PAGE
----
A Steller’s Jay (When I was small, I thought these were called Stellar Jays, because they were so beautiful):

And this, from near a small carcass in the field, a Turkey Vulture:

We might think of these birds with loathing but without them and others of their ilk, we would soon be knee deep in decaying corpses. I looked up one day and saw the owner of this feather. A vulture lingered on the air, clearly missing a primary feather from its span.

Even with all this appearance of fungi in the woods, this dropping of seeds and feathers about the farm, it’s notable that not everything is getting ready to shut up shop for the fall season. We remember that fall is breeding season on the farm. Soon we’ll bring the ram to his ewes. And here we have, oh dear, someone who has found the day just right for love:

This, my friends,  is slug love. I share it only so you won’t be deceived that everything around here is lovely and lyrical.

It might, however, be sweeter than we believe if we could listen in to the cooing going on in that embrace. Who am I to say what poetry one slug sings to another?

Published in: on October 3, 2010 at 5:30 pm  Comments (9)  

It’s Here

It cannot be denied. The calendar and the farm are in accord here: it is spring.

The really cheap narcissus bulbs I bought last November, late in the season when everything is marked down and the 75-bulbs-in-a-bag mix is available for $10 in the left-over bin, those bulbs have burst out in the most heroic display of aroma and nodding heads.

As I have been restricted to The Construction Garden the last two years,

A Construction Garden in Bloom

most all of those bulbs are in pots. But they seem happy enough there, and it’s nice to be able to move the garden bloom around at will. Still nicer, however, will be the day I can have my real garden back. As spring is formally advancing now, I worry we’ll be into full summer before I can contemplate the landscape, and that will be the worst time to be setting plants out.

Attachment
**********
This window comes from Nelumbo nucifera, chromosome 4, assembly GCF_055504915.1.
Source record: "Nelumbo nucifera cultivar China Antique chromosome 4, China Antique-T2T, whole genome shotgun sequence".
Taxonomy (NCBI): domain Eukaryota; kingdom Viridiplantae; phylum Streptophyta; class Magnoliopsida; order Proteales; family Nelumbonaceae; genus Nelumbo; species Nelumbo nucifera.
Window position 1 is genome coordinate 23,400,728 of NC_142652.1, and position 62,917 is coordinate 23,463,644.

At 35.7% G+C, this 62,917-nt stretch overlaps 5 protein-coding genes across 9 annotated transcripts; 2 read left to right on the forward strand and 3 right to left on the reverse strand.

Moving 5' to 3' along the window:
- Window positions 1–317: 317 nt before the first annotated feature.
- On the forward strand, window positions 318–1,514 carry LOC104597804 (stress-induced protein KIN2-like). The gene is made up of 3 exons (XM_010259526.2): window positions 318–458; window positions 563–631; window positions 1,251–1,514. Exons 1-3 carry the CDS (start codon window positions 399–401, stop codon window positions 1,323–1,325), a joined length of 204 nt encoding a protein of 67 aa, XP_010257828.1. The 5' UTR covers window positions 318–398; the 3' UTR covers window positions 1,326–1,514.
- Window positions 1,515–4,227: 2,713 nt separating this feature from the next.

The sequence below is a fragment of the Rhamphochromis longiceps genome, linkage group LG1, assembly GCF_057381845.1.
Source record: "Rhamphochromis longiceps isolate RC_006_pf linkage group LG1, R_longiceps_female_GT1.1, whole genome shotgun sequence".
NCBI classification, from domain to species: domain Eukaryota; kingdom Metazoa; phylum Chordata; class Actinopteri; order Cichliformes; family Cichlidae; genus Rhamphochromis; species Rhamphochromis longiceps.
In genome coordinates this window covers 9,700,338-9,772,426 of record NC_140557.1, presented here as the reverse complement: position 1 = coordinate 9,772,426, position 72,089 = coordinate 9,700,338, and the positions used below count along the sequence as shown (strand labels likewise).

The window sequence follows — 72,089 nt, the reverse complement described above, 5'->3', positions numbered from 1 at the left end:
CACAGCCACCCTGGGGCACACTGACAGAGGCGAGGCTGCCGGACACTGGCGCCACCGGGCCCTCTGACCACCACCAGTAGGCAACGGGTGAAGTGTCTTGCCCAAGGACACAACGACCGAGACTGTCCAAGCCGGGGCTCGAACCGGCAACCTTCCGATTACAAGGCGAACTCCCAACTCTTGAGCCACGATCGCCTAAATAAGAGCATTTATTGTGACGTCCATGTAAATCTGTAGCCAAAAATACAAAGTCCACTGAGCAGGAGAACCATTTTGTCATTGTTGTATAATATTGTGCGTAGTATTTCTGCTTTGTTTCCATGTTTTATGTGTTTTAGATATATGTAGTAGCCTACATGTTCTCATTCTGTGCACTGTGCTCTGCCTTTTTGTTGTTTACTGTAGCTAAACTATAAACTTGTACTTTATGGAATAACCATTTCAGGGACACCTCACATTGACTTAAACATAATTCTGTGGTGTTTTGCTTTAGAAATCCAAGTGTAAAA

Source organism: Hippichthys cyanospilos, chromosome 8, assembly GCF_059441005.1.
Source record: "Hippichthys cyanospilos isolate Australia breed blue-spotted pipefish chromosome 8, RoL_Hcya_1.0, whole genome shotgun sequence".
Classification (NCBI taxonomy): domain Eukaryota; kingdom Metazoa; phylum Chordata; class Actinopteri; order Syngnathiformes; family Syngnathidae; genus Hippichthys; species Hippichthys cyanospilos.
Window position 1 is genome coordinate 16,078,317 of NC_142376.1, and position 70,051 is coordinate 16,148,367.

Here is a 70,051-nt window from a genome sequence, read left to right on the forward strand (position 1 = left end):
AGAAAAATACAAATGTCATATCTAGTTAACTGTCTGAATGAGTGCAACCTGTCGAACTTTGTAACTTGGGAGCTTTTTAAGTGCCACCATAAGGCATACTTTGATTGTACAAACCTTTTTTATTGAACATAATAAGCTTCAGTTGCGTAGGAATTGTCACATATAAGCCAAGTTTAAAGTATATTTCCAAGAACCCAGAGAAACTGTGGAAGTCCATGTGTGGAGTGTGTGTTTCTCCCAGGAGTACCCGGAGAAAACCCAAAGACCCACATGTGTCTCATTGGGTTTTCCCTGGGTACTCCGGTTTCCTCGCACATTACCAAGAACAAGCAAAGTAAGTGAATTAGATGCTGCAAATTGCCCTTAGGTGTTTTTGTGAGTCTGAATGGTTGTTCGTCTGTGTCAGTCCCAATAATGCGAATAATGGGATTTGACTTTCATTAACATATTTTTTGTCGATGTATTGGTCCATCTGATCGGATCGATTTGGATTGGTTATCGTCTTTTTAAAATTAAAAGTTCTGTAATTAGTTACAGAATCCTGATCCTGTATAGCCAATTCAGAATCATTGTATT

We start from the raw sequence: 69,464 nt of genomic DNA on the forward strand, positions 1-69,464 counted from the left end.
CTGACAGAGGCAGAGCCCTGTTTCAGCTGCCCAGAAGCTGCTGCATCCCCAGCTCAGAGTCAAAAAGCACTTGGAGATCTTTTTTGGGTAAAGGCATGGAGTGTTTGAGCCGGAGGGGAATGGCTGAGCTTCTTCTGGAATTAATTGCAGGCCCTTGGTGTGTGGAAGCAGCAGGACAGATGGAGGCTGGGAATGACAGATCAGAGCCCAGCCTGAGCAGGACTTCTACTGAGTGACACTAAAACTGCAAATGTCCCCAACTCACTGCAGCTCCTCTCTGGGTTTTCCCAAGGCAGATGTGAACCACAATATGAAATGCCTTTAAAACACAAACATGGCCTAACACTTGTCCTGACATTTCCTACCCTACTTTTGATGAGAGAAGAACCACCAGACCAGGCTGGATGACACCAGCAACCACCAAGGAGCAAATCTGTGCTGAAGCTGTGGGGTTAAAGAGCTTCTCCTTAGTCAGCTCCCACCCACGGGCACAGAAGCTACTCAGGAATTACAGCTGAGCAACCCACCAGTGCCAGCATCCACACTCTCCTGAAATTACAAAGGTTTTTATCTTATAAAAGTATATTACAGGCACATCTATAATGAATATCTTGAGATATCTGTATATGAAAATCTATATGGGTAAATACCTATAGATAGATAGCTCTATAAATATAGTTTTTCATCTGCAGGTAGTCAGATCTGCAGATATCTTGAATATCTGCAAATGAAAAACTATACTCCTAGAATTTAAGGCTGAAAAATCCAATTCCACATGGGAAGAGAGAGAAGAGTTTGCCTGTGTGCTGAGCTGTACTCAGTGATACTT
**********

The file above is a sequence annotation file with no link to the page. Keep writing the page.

In the meanwhile, there is the vegetable patch to be attended. Here am I, Farmer Me, on my way to do battle with the winter’s growth of weeds and

the spring flush of new young slugs.


It was cold that morning as I ventured out. Sun was shining, but the air was chill, as you may tell by my odd combination of layers and sun hat. I dress as the need advises. Note the final comment below.

Starting last spring, and continuing in this one, I am converting our old tilled vegetable ground into raised beds. There is real labor in this, more than seems required when I look down upon a completed day’s work. But the payback is substantial. I believe the yield in the raised beds is easily twice that in the native soil. Once they’re constructed, the beds are easy to turn and to manure. And heaven knows, we have plenty of nicely composted manure here. The raised soil dries out much earlier in the spring and allows me to plant long before I could even till in previous years. But there is this matter of getting the work done.

We tried the method of humping earth into long ridges as raised beds. The soil had a tendency to escape from its intended location, and irrigation water ran down the edges. Not all crops are suited to growing in excavated bowls in the earth, and, after all, what is the point of raising the bed only to then dig down into it to hold water in place? In past gardens, I have used wooden frames to contain the piled-up soil. They worked well, but wood in contact with earth lasts only a few years, and I shudder at the thought of using treated lumber in my vegetable garden. This time I am bringing in 6″ by 8″ by 16″ inch cinder blocks.

It turns out they have unexpected advantages. They are ample to stand on, and they can be anchored into the earth with rebar stakes.

So I labored myself into a near collapse on Saturday, chopping out weeds and digging down to set the blocks in something like a level arrangement (be kind: I am a gardener, not a mason). Already my peas are up, lettuce is up, and radishes are up. Parsnips and broad beans are sown.

Not much can beat a day that ends with this:

or, apparently, this:

Yellowcat at work

Other signs of spring on the place:

Chicks have arrived. These are day-old Rhode Island Reds. They’ll join the working girls in the hen yard when they grow up a little.

The rabbits are bred:

This is a Champagne d’Argent doe. These large, silvery rabbits are a quite old breed, raised for meat in France as long ago as… long ago. I am told the breed was known in the 17th Century, but I haven’t been able to find references that do not quote one another. Still, it’s a breed with a long history, a breed known to give large offspring that mature well and swiftly, with good-sized loins and pleasing flavor.  Growing rabbits is a return for us, to a practice from the olden days when we lived in the city.